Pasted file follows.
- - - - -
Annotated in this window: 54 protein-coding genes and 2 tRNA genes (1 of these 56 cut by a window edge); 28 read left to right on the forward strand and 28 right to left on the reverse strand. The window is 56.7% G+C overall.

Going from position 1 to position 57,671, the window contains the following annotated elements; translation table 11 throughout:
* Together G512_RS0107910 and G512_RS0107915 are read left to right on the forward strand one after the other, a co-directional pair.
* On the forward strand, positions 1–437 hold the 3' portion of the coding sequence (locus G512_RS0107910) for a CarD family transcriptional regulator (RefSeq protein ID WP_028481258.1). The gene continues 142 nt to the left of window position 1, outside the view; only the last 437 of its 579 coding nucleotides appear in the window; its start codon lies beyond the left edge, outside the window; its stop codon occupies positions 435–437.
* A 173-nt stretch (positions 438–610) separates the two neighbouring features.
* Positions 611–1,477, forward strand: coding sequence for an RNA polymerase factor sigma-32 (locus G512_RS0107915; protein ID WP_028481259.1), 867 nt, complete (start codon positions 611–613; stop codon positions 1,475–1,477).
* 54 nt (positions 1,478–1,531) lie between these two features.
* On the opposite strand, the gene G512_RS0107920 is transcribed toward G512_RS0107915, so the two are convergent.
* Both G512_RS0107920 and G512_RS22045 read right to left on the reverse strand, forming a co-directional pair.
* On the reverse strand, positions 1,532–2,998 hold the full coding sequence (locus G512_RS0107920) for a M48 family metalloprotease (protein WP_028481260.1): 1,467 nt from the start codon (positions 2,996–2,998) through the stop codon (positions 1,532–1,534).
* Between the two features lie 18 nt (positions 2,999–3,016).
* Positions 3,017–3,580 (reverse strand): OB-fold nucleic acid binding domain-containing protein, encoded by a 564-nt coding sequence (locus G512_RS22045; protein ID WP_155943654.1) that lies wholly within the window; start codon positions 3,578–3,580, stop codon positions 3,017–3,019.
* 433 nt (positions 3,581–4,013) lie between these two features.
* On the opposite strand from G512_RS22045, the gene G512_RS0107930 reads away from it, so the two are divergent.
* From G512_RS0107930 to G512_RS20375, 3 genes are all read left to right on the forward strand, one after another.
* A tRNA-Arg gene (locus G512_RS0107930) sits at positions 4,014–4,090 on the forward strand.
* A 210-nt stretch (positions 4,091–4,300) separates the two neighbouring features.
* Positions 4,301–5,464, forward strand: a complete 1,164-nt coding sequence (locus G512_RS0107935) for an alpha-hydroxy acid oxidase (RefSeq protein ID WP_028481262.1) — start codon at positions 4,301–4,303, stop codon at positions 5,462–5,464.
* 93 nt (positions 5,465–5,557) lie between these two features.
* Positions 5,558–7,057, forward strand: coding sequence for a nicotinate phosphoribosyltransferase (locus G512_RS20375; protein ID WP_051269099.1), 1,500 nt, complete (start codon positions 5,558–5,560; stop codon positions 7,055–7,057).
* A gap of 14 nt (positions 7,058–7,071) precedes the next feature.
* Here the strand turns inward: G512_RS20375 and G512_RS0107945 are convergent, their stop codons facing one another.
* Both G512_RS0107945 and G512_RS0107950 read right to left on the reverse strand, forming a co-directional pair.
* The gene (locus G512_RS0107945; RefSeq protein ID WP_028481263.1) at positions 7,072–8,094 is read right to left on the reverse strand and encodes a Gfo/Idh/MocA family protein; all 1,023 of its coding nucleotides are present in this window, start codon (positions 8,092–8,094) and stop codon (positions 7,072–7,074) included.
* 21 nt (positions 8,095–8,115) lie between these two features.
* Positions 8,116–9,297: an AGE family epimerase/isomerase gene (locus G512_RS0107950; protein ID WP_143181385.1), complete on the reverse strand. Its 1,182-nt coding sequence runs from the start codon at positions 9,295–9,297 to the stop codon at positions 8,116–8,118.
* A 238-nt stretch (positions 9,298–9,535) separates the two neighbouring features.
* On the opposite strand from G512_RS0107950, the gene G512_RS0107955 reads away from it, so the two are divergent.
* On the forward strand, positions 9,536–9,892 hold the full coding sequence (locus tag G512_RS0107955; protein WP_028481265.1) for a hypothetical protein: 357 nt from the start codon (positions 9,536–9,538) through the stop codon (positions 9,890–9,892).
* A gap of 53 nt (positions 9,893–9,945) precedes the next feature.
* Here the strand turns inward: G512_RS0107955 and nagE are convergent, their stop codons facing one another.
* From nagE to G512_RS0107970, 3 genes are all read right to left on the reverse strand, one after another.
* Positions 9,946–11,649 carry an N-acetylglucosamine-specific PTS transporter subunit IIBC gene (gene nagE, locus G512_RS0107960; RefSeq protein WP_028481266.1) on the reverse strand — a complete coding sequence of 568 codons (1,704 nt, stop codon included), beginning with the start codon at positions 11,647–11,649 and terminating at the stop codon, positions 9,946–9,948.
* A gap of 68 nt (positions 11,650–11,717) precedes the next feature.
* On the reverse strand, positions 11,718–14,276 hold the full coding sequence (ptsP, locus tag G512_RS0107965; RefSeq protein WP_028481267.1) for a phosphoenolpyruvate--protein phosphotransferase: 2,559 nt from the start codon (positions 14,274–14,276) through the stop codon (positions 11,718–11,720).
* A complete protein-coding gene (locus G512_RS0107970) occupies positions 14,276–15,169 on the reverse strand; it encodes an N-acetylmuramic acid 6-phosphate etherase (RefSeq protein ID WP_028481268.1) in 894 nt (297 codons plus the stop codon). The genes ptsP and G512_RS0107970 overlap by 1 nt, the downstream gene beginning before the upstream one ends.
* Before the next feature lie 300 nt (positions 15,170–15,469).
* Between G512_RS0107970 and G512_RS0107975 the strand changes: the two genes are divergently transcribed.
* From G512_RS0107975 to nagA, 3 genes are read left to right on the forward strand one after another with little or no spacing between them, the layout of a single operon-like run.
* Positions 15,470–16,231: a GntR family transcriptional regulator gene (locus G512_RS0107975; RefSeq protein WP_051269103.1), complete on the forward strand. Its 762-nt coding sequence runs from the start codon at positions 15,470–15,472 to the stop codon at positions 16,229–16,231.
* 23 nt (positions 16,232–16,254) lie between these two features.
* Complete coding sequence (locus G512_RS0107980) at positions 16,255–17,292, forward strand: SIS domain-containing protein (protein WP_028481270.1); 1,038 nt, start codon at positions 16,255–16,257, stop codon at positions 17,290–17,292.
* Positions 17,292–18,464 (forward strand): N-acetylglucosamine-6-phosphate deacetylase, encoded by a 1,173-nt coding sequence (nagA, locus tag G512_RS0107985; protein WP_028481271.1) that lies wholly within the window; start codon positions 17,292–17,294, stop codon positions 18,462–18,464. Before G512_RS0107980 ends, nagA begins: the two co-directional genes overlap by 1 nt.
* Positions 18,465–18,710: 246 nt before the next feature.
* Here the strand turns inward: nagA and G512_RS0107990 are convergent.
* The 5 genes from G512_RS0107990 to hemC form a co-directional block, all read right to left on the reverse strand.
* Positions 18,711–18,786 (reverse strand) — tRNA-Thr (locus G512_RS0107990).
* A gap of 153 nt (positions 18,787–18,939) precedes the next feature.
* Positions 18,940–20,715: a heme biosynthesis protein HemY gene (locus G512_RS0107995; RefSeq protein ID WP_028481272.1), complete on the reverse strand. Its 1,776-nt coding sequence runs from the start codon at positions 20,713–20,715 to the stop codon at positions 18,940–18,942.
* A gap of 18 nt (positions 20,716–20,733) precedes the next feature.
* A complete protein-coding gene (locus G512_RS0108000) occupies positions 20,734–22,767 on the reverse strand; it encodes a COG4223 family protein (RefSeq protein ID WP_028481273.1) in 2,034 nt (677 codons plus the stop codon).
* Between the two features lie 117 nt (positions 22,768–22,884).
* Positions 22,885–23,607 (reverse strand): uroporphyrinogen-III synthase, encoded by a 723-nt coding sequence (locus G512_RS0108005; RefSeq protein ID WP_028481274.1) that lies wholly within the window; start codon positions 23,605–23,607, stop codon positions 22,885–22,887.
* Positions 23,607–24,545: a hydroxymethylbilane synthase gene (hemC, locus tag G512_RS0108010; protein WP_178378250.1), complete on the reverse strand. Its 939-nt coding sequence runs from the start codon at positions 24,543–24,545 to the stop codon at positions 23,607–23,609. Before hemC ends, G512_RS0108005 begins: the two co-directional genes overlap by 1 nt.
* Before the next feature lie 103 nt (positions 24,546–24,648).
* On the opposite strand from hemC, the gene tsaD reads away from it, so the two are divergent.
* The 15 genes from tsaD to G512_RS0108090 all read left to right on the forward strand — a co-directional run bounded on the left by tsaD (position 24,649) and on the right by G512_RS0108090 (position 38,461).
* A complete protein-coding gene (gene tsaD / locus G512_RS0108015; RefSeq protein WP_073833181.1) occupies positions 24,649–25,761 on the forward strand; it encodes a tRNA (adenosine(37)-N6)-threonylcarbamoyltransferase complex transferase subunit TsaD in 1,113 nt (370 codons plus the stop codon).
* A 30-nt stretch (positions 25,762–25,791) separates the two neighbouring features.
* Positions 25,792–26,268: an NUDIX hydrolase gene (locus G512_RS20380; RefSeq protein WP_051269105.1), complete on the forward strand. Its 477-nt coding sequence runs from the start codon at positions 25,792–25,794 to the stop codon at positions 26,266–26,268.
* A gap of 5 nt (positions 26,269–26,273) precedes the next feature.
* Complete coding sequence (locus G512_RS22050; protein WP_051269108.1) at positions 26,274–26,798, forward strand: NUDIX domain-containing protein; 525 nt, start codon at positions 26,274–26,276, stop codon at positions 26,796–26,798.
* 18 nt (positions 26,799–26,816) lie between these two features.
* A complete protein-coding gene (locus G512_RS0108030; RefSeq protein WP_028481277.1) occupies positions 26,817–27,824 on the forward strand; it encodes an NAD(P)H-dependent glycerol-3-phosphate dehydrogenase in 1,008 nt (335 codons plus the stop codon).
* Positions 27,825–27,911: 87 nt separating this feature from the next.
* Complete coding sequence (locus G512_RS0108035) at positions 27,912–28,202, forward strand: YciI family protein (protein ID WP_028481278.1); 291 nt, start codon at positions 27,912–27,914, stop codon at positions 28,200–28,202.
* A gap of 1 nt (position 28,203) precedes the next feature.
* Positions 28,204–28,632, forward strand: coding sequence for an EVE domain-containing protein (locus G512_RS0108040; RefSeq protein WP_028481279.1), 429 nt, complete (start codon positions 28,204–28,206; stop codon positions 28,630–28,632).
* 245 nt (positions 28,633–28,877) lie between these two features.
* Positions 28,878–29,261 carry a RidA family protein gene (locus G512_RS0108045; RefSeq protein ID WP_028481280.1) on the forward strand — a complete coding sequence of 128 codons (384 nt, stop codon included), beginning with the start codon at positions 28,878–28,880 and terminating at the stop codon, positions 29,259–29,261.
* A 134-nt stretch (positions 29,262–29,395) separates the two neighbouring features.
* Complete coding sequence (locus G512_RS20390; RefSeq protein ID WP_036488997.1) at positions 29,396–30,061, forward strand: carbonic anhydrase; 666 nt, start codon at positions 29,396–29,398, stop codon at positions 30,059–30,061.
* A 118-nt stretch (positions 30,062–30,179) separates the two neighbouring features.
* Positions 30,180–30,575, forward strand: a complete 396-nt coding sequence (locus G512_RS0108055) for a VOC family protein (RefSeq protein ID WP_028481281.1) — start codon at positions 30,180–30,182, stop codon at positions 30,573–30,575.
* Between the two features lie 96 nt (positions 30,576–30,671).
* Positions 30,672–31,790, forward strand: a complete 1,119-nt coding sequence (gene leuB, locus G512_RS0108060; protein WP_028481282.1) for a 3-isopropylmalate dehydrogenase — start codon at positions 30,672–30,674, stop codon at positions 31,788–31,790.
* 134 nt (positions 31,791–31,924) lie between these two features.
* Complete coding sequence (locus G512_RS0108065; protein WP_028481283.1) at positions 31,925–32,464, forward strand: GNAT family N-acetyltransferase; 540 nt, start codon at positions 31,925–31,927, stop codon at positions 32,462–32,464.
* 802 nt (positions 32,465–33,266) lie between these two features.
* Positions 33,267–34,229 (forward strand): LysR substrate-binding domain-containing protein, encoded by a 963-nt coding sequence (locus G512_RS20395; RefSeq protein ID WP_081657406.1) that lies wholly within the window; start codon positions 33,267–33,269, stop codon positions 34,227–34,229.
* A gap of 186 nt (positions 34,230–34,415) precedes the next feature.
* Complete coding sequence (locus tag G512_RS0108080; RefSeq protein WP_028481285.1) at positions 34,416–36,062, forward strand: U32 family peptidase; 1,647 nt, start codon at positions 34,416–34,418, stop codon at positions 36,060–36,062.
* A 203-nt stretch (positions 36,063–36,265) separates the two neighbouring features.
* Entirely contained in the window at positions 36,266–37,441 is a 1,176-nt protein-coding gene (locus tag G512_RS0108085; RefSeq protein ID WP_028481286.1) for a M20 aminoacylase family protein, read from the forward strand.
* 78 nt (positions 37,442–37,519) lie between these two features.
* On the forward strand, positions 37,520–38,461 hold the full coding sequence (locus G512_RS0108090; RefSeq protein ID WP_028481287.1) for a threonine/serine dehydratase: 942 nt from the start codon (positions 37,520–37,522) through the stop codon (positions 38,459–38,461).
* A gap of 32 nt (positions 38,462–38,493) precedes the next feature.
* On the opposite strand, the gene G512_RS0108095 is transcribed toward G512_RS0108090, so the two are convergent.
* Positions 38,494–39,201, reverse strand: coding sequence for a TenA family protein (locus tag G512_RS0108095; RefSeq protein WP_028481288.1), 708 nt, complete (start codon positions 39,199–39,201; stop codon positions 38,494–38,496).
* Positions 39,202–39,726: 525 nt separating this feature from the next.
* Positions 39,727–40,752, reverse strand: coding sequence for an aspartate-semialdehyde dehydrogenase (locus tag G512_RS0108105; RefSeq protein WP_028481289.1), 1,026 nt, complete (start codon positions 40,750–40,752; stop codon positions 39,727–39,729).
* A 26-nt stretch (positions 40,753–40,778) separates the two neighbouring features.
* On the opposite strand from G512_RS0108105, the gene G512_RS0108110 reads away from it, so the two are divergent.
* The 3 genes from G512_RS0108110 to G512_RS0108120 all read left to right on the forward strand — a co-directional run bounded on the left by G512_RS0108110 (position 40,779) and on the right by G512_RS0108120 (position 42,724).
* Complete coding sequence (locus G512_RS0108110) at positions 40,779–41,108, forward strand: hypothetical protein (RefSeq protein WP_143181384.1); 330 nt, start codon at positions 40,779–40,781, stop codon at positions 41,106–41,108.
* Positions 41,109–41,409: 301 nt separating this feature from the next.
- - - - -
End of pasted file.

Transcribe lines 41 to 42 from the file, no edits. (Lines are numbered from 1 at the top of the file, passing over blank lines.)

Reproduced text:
* 23 nt (positions 16,232–16,254) lie between these two features.
* Complete coding sequence (locus G512_RS0107980) at positions 16,255–17,292, forward strand: SIS domain-containing protein (protein WP_028481270.1); 1,038 nt, start codon at positions 16,255–16,257, stop codon at positions 17,290–17,292.